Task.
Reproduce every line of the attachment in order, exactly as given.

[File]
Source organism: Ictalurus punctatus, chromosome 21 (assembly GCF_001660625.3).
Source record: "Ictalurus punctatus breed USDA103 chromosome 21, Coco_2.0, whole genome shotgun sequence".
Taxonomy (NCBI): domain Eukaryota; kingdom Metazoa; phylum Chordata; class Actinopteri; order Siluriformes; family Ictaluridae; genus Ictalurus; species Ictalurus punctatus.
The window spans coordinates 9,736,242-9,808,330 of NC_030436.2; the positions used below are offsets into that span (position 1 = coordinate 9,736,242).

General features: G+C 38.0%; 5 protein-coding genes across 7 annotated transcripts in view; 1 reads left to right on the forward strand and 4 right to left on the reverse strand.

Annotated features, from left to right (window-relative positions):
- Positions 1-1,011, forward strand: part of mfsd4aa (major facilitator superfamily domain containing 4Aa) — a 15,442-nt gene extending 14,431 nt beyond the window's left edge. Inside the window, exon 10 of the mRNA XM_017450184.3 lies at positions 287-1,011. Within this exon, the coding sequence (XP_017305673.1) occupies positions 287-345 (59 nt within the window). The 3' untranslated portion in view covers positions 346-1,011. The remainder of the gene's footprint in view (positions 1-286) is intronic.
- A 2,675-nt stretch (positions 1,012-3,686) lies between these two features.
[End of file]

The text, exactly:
Source organism: Ictalurus punctatus, chromosome 21 (assembly GCF_001660625.3).
Source record: "Ictalurus punctatus breed USDA103 chromosome 21, Coco_2.0, whole genome shotgun sequence".
Taxonomy (NCBI): domain Eukaryota; kingdom Metazoa; phylum Chordata; class Actinopteri; order Siluriformes; family Ictaluridae; genus Ictalurus; species Ictalurus punctatus.
The window spans coordinates 9,736,242-9,808,330 of NC_030436.2; the positions used below are offsets into that span (position 1 = coordinate 9,736,242).

General features: G+C 38.0%; 5 protein-coding genes across 7 annotated transcripts in view; 1 reads left to right on the forward strand and 4 right to left on the reverse strand.

Annotated features, from left to right (window-relative positions):
- Positions 1-1,011, forward strand: part of mfsd4aa (major facilitator superfamily domain containing 4Aa) — a 15,442-nt gene extending 14,431 nt beyond the window's left edge. Inside the window, exon 10 of the mRNA XM_017450184.3 lies at positions 287-1,011. Within this exon, the coding sequence (XP_017305673.1) occupies positions 287-345 (59 nt within the window). The 3' untranslated portion in view covers positions 346-1,011. The remainder of the gene's footprint in view (positions 1-286) is intronic.
- A 2,675-nt stretch (positions 1,012-3,686) lies between these two features.